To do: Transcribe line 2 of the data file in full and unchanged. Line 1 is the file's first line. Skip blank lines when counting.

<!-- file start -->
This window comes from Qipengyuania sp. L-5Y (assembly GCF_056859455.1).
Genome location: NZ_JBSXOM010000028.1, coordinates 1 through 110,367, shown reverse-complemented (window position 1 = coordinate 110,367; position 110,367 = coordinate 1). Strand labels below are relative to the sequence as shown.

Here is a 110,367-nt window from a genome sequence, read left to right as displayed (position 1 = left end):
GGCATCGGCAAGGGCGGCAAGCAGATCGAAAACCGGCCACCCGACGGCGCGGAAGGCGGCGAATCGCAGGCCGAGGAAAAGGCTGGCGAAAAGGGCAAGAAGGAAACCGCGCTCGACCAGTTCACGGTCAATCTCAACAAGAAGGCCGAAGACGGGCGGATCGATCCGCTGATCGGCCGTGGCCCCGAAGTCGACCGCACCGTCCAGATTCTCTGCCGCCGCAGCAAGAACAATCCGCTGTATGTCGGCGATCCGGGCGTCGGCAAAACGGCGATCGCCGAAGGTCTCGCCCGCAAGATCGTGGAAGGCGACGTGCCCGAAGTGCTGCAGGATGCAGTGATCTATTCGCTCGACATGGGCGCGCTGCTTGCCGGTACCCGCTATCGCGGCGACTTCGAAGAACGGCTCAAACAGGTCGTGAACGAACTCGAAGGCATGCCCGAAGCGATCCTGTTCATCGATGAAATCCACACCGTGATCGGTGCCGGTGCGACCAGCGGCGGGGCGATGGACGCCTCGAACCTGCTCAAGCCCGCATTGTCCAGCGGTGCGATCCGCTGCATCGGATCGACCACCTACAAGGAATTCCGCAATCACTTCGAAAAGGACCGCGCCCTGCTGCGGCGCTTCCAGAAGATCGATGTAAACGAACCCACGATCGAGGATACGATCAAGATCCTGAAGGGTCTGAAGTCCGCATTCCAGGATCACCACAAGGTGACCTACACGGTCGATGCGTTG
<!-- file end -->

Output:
Genome location: NZ_JBSXOM010000028.1, coordinates 1 through 110,367, shown reverse-complemented (window position 1 = coordinate 110,367; position 110,367 = coordinate 1). Strand labels below are relative to the sequence as shown.